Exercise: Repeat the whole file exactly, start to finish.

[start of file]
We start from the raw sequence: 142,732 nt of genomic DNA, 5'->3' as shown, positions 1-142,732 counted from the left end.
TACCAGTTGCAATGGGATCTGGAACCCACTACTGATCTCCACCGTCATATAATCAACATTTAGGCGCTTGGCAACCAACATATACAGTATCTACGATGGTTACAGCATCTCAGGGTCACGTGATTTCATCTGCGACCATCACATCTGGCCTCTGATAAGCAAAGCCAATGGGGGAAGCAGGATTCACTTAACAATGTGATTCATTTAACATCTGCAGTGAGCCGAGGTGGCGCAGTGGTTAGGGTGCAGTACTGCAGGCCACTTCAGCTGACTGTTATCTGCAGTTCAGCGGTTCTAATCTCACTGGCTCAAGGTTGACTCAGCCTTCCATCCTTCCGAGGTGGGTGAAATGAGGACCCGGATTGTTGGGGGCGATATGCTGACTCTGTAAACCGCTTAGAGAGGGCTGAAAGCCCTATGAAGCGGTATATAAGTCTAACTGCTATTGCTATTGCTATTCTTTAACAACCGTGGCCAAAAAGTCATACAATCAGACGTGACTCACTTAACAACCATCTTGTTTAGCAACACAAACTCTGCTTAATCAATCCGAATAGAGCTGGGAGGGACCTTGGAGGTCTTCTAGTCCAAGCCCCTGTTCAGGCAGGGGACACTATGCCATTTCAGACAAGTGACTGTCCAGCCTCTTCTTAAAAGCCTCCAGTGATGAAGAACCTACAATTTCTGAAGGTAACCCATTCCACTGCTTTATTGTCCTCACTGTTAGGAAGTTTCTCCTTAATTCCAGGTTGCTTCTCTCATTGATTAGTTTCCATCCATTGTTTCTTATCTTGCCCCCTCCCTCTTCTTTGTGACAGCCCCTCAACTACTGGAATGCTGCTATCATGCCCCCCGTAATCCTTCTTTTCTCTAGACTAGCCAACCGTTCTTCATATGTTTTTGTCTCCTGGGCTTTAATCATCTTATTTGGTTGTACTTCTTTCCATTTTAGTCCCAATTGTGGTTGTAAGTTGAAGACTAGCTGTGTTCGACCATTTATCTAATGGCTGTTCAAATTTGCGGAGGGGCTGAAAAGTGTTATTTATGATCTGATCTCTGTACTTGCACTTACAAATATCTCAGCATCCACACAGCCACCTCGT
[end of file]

We start from the raw sequence: 142,732 nt of genomic DNA, 5'->3' as shown, positions 1-142,732 counted from the left end.
TACCAGTTGCAATGGGATCTGGAACCCACTACTGATCTCCACCGTCATATAATCAACATTTAGGCGCTTGGCAACCAACATATACAGTATCTACGATGGTTACAGCATCTCAGGGTCACGTGATTTCATCTGCGACCATCACATCTGGCCTCTGATAAGCAAAGCCAATGGGGGAAGCAGGATTCACTTAACAATGTGATTCATTTAACATCTGCAGTGAGCCGAGGTGGCGCAGTGGTTAGGGTGCAGTACTGCAGGCCACTTCAGCTGACTGTTATCTGCAGTTCAGCGGTTCTAATCTCACTGGCTCAAGGTTGACTCAGCCTTCCATCCTTCCGAGGTGGGTGAAATGAGGACCCGGATTGTTGGGGGCGATATGCTGACTCTGTAAACCGCTTAGAGAGGGCTGAAAGCCCTATGAAGCGGTATATAAGTCTAACTGCTATTGCTATTGCTATTCTTTAACAACCGTGGCCAAAAAGTCATACAATCAGACGTGACTCACTTAACAACCATCTTGTTTAGCAACACAAACTCTGCTTAATCAATCCGAATAGAGCTGGGAGGGACCTTGGAGGTCTTCTAGTCCAAGCCCCTGTTCAGGCAGGGGACACTATGCCATTTCAGACAAGTGACTGTCCAGCCTCTTCTTAAAAGCCTCCAGTGATGAAGAACCTACAATTTCTGAAGGTAACCCATTCCACTGCTTTATTGTCCTCACTGTTAGGAAGTTTCTCCTTAATTCCAGGTTGCTTCTCTCATTGATTAGTTTCCATCCATTGTTTCTTATCTTGCCCCCTCCCTCTTCTTTGTGACAGCCCCTCAACTACTGGAATGCTGCTATCATGCCCCCCGTAATCCTTCTTTTCTCTAGACTAGCCAACCGTTCTTCATATGTTTTTGTCTCCTGGGCTTTAATCATCTTATTTGGTTGTACTTCTTTCCATTTTAGTCCCAATTGTGGTTGTAAGTTGAAGACTAGCTGTGTTCGACCATTTATCTAATGGCTGTTCAAATTTGCGGAGGGGCTGAAAAGTGTTATTTATGATCTGATCTCTGTACTTGCACTTACAAATATCTCAGCATCCACACAGCCACCTCGT